A post-course survey of participants found that, of 55 respondents, 52 had made changes to the way they supervised colleagues following the training, with several saying that they no longer avoided difficult conversations and others saying they were clearer about their expectations and gave specific feedback to supervisees – reflecting the focus of the Firstline programme.
The evaluation team also identified these facets in many of the nine supervision sessions they observed being delivered by participants. Overall, participants also showed a high regard and interest in supervisees’ needs and concerns, though in a few cases, the emphasis was exclusively on case management. A number also introduced group supervision.
The survey found 97% of participants were extremely or very satisfied with Firstline, with particular praise for the residentials and one-to-one training delivered.
As well as self-reported measures of success by participants and their colleagues, the evaluation, carried out by King’s College London academics, also sought to capture the wider impact of the programme.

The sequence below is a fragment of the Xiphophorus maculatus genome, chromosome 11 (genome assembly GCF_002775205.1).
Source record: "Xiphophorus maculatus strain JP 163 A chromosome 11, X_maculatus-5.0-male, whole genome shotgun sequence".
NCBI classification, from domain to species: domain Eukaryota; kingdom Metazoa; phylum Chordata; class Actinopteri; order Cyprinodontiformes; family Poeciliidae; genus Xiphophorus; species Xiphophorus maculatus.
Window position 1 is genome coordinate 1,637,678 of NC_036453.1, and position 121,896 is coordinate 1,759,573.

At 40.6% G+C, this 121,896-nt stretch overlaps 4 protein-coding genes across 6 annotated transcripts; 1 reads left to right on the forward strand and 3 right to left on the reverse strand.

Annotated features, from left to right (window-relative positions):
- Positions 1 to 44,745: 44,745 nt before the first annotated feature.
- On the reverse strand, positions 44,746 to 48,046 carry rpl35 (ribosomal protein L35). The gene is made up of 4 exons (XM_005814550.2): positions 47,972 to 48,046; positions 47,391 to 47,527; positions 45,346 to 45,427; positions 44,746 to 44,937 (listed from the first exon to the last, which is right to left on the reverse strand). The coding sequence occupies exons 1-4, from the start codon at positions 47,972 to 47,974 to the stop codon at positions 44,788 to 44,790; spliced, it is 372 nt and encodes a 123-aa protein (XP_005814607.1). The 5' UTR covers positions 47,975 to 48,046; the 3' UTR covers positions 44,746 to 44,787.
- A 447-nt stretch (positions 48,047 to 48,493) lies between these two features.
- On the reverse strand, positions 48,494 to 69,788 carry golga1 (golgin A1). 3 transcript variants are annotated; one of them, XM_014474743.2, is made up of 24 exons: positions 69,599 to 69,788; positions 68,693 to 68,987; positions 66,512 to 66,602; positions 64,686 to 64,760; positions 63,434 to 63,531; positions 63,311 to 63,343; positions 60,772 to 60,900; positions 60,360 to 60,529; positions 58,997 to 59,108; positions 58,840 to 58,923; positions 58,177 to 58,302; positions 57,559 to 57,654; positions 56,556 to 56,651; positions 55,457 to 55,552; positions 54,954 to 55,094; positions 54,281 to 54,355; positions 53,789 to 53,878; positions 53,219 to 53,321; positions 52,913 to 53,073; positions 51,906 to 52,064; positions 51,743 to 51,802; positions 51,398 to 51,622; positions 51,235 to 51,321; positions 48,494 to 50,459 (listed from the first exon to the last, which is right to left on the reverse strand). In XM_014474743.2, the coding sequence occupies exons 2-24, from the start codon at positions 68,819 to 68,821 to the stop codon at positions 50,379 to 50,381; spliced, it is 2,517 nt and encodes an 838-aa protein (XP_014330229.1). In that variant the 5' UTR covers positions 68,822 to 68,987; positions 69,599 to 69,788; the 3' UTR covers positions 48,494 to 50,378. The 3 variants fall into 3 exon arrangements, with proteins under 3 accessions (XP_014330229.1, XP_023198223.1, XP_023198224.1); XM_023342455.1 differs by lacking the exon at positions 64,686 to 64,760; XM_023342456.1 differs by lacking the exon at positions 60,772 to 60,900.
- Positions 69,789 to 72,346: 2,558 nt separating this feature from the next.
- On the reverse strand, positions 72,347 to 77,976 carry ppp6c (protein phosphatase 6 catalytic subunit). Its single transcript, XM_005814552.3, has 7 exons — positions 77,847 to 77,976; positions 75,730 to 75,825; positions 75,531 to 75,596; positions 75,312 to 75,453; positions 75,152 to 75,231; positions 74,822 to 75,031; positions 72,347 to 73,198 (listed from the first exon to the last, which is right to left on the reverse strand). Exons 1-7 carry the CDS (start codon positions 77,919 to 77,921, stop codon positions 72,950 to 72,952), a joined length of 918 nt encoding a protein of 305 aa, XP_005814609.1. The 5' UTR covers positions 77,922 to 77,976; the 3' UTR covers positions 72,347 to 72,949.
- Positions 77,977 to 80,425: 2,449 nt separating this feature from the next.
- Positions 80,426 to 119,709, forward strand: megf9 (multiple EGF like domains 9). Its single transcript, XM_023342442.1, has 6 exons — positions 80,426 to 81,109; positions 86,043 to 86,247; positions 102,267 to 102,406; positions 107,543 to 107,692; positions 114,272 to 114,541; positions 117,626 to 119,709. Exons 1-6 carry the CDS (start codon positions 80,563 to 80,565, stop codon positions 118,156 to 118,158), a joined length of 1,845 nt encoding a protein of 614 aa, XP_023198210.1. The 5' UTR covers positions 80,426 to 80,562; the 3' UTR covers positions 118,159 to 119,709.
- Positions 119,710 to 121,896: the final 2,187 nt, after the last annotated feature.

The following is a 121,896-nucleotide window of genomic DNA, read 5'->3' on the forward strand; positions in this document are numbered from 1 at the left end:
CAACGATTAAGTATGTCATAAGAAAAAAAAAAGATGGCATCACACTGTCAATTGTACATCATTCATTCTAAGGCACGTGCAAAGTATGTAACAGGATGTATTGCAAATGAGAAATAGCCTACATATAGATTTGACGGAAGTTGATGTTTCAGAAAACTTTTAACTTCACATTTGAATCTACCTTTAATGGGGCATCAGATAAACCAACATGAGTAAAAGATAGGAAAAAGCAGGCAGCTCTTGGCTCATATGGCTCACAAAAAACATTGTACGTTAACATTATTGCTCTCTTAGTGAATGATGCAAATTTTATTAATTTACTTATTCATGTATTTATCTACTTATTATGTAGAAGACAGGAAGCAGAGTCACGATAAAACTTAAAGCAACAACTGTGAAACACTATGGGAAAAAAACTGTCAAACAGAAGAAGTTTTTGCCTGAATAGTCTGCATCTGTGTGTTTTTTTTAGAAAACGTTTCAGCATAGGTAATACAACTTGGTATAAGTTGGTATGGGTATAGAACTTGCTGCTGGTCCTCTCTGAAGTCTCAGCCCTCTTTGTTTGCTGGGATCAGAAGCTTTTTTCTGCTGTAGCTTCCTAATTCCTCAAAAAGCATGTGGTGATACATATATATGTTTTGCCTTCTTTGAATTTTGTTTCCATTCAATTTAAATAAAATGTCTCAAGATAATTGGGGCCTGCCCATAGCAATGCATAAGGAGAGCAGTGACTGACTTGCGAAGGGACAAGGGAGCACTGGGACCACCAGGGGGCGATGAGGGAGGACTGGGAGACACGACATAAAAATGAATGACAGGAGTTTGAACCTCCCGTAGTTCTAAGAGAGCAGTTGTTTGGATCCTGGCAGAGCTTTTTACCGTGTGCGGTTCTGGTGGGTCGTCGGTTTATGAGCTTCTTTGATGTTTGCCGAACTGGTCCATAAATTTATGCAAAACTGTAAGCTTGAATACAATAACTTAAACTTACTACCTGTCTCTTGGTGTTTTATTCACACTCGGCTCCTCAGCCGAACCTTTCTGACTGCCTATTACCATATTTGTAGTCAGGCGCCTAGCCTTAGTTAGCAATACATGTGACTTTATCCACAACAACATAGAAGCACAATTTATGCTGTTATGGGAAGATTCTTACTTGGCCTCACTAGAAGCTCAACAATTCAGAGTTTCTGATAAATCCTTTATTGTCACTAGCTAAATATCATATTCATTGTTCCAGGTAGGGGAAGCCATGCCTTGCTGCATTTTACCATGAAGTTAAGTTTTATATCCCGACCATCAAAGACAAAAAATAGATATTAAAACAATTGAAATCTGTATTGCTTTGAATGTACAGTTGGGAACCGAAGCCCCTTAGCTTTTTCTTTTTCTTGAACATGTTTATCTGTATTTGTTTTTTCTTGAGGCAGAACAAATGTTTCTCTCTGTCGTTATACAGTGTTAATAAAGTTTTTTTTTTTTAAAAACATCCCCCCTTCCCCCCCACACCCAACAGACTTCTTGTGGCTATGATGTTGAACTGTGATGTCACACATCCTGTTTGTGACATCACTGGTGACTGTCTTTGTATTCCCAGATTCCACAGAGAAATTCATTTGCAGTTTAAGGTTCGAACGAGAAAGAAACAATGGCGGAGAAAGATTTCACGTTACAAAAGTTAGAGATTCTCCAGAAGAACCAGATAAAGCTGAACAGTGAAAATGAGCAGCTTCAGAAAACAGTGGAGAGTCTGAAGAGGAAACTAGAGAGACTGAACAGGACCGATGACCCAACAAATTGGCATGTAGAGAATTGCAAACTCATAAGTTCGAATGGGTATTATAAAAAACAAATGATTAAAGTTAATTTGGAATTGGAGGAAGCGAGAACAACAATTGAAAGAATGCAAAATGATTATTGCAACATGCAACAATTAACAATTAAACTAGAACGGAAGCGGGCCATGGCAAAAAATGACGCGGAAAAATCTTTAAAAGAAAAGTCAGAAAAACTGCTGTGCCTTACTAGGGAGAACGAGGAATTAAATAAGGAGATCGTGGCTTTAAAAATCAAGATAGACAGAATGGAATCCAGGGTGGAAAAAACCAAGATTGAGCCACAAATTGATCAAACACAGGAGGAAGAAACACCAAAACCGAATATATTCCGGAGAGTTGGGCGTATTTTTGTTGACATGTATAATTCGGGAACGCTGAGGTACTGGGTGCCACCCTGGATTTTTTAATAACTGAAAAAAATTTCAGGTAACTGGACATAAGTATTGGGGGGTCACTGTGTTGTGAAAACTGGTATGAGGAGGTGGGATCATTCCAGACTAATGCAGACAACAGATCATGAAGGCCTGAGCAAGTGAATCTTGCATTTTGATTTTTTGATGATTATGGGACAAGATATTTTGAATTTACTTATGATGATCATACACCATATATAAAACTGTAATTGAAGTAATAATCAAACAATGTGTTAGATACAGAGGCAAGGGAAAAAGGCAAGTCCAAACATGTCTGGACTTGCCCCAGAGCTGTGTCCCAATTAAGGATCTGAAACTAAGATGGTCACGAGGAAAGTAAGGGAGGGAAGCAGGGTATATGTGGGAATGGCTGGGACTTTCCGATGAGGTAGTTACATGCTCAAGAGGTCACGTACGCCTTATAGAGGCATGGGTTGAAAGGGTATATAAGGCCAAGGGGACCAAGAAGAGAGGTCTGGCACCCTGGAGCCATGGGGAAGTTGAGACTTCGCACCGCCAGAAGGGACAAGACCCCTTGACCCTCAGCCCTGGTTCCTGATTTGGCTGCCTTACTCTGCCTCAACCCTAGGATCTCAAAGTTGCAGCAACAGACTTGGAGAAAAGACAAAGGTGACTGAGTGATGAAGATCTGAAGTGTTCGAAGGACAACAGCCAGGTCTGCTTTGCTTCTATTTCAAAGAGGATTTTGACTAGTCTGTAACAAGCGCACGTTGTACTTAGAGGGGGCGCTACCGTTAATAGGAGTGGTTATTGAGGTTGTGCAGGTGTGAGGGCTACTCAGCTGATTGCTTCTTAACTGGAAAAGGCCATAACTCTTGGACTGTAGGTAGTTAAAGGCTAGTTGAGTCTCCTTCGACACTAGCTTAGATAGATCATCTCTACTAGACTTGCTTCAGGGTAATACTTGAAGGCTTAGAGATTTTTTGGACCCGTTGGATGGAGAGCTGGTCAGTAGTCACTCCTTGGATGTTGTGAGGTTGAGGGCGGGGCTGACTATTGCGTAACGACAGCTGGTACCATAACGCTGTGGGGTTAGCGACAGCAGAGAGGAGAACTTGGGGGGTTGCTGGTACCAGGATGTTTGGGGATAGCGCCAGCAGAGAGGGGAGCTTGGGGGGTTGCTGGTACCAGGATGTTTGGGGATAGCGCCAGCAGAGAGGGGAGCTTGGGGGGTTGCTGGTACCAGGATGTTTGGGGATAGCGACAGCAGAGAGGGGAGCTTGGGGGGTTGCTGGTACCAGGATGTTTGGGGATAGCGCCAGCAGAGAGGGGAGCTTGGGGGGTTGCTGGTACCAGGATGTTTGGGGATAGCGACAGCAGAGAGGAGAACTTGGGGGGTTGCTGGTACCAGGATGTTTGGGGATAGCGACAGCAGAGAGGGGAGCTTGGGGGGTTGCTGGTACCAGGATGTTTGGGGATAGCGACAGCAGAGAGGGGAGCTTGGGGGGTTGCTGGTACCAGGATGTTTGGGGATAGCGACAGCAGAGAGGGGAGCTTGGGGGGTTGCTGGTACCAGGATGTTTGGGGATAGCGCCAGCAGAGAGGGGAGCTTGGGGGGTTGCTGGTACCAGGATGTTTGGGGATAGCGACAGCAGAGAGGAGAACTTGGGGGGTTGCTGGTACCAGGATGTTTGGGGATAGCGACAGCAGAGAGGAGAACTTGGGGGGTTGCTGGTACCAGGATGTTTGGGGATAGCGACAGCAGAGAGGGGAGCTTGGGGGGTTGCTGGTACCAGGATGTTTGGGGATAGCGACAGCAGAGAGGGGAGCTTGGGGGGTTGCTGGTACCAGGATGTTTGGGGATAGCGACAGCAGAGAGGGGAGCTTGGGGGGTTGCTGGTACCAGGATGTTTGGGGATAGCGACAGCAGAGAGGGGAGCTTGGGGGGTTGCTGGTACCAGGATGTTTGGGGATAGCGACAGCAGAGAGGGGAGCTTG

Lower turnover but no evidence of retention impact
It found some indication that there was lower turnover in teams managed by Frontline participants compared with those managed by colleagues not participating in the scheme. However, there was no statistically significant evidence that Firstline had had an impact on staff retention or use of agency staff, with further research needed to test this.
The researchers also found that councils were unlikely to save money from participating in the programme, calculating that they might be able to make savings of £6,149 over two years through increasing team stability, but this was almost cancelled out by the £5,711 cost of the programme after DfE sponsorship ended.
However, the evaluation said that ‘non-cashable’ impacts, such as increased confidence and satisfaction among staff, might outweigh expenditure.